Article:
Wiki at least has the merit of constant, relentless daily editing.


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Subject: RE: BS: Editing Wikipedia
From: GUEST,Lighter
Date: 15 Jul 11 - 02:18 PM

> wiki has about the same percentage of error as published encyclos -about 10%.

Perhaps. But as anyone can change or add anything at any time, there will be a disproportionate amount of error (not to mention fraud) in precisely those articles that attract the most attention - often those on the most controversial and current topics.

It's hard to measure "percentage of error" anyway, especially once you move away from the purely factual (for example, what holiday is celebrated on Dec. 25). To take a hypothetical ex. (not in Wikipedia) is it true that Columbus "discovered" "America"? Well, yes and no, and judging that kind of statement without qualification as either "error" or "non-error" depends on your own bias. Or you might just not care at that point and try to ignore it.

Moreover, some errors have farther-reaching consequences than others, so the "quality" of the misinformation may be even more significant than its quantity.


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Subject: RE: BS: Editing Wikipedia
From: Q (Frank Staplin)
Date: 15 Jul 11 - 02:32 PM

I often look at Wikipedia, but as a 'first source' since it is not peer reviewed. If the subject is of real interest to me, I then proceed to other sources.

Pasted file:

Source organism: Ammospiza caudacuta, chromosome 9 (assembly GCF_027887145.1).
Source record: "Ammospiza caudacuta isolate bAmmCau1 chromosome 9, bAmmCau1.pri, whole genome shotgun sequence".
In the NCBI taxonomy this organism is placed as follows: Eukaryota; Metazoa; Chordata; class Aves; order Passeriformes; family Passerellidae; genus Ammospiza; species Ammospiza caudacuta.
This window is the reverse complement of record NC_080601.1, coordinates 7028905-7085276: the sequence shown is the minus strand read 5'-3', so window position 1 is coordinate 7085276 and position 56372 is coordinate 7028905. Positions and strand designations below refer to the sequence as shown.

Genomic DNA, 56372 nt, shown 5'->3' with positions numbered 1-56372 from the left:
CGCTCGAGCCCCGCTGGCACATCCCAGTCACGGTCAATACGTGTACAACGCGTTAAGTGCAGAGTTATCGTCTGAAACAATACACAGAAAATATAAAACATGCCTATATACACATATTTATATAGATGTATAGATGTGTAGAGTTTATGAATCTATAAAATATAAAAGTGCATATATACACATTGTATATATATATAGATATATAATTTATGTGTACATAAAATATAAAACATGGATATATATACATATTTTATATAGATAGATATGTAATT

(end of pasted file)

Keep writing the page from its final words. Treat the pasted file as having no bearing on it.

I have not yet tried to edit a Wiki article, although I have been tempted.


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Subject: RE: BS: Editing Wikipedia
From: autolycus
Date: 15 Jul 11 - 02:55 PM

"It's hard to measure "percentage of error" anyway, especially once you move away from the purely factual (for example, what holiday is celebrated on Dec. 25). To take a hypothetical ex. (not in Wikipedia) is it true that Columbus "discovered" "America"? Well, yes and no, and judging that kind of statement without qualification as either "error" or "non-error" depends on your own bias. Or you might just not care at that point and try to ignore it."


That sort of problem isn't one confined to Wiki.


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Subject: RE: BS: Editing Wikipedia
From: Brakn
Date: 15 Jul 11 - 03:19 PM

I got an award from Wiki for sorting out John Lennon's family tree - proving that all the authors who had written about him had not done their research! I also got abuse from some because I had proved them wrong.